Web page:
Networking success tip #2 is the second of So, you’re off to another networking event. You read my first article on this, and you feel empowered. You’re strong. You’re going to rock the event!
When you arrive, you sign in, and if you pre-registered, perhaps you get a nametag that shows your name and your company name in teensy letters that you couldn’t read with a magnifying glass.
Or, if you’re given a blank one, you dutifully cram everything you can onto it, so that others will know who you are, using tiny letters to fit everything in.
Does this sound familiar?
As you wander around, looking for a familiar face, you might wonder who everyone else is. So many strangers. Oh, look! You found a familiar face! But what’s his name … ? You’re not sure, so you turn away and pretend you didn’t see him.
If you really want to be seen as approachable — and who doesn’t? — here is a tip for you!
Put just your first name on your nametag – in BIG letters.
1. First impressions are huge. If others can greet you by name without having to feel embarrassed because they forgot it, you’ll start off on the right foot.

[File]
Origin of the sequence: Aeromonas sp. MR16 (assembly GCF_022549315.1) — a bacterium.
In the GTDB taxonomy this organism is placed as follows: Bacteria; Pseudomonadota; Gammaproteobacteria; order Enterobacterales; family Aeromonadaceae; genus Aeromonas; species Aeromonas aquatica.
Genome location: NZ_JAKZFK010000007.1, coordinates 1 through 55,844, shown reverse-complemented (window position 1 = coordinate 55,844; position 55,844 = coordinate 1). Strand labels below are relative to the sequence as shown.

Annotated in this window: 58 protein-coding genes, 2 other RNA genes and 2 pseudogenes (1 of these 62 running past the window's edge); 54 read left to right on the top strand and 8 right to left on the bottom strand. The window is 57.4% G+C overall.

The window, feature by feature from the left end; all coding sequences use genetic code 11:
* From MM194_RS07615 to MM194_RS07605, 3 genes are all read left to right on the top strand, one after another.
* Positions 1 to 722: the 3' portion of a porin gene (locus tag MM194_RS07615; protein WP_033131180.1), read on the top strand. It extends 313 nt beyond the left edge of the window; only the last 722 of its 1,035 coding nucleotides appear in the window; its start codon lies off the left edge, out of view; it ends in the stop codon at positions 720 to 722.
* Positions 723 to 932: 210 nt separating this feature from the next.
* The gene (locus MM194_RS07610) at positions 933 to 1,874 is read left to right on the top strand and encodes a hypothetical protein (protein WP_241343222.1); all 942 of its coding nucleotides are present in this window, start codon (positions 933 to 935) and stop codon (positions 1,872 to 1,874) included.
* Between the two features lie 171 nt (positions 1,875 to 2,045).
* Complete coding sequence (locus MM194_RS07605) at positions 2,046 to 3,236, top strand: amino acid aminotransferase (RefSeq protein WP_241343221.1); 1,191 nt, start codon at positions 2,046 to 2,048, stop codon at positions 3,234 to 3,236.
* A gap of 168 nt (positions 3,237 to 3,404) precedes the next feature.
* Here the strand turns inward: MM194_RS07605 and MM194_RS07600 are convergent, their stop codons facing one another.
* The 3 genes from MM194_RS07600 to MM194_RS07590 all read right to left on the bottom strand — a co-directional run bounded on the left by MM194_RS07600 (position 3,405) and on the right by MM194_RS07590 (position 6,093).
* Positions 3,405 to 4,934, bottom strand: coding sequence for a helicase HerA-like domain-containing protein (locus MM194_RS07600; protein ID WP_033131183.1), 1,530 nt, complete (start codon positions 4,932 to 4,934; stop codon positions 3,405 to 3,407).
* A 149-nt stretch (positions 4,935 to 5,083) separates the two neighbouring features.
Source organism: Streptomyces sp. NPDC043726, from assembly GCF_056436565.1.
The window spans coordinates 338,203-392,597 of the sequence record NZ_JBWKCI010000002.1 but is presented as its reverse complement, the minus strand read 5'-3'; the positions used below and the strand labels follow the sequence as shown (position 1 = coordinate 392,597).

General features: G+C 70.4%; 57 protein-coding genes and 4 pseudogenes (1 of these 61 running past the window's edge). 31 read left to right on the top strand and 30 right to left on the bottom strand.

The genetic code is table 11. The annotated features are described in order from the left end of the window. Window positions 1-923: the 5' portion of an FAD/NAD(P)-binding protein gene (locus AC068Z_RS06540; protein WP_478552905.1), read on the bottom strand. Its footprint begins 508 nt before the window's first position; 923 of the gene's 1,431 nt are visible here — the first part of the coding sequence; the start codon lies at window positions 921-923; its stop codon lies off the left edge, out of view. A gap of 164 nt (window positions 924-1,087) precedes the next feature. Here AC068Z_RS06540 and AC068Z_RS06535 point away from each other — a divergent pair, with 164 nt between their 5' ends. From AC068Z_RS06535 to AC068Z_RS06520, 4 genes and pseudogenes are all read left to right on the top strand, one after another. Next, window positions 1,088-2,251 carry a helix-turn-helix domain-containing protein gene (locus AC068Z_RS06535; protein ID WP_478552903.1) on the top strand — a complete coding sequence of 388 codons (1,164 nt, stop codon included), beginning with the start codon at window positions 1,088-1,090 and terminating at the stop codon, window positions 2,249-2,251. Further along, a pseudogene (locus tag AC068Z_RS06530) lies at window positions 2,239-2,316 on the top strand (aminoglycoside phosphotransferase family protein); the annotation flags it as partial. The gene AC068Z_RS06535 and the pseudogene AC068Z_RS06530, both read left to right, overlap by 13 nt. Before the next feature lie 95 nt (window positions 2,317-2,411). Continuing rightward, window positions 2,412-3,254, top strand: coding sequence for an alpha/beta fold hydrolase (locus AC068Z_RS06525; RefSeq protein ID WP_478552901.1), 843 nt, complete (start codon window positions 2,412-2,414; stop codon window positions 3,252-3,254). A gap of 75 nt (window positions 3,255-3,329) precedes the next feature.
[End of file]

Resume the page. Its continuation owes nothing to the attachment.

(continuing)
2. People talking with you may then remember more about you – maybe where and when they first met you and what you discussed – which could lead to an even better conversation this time.
3. Do you really want people leaning in THAT close to your body to read a “business card” on your chest? Talk about invading your personal space …
As Scott Ginsberg (Hello! My Name is Scott) says, it helps others feel comfortable approaching you. Even if they have no idea who you are, it’s easy for others say, “Hey, Susan! Great to see you!” Many people are uncomfortable at these events, so make it easy for everyone to address you. They will be ever so grateful, and you’ll likely be remembered for all the right reasons.
Networking works when we know how to work it. Stay tuned for #3 in this series to find out why smart networkers never take their business cards to a networking event.
As Maya Angelou famously said:
I’ve learned that people will forget what you said, people will forget what you did, but they will never forget how you made them feel.
What are YOUR thoughts on this? What would you add to help others succeed at networking?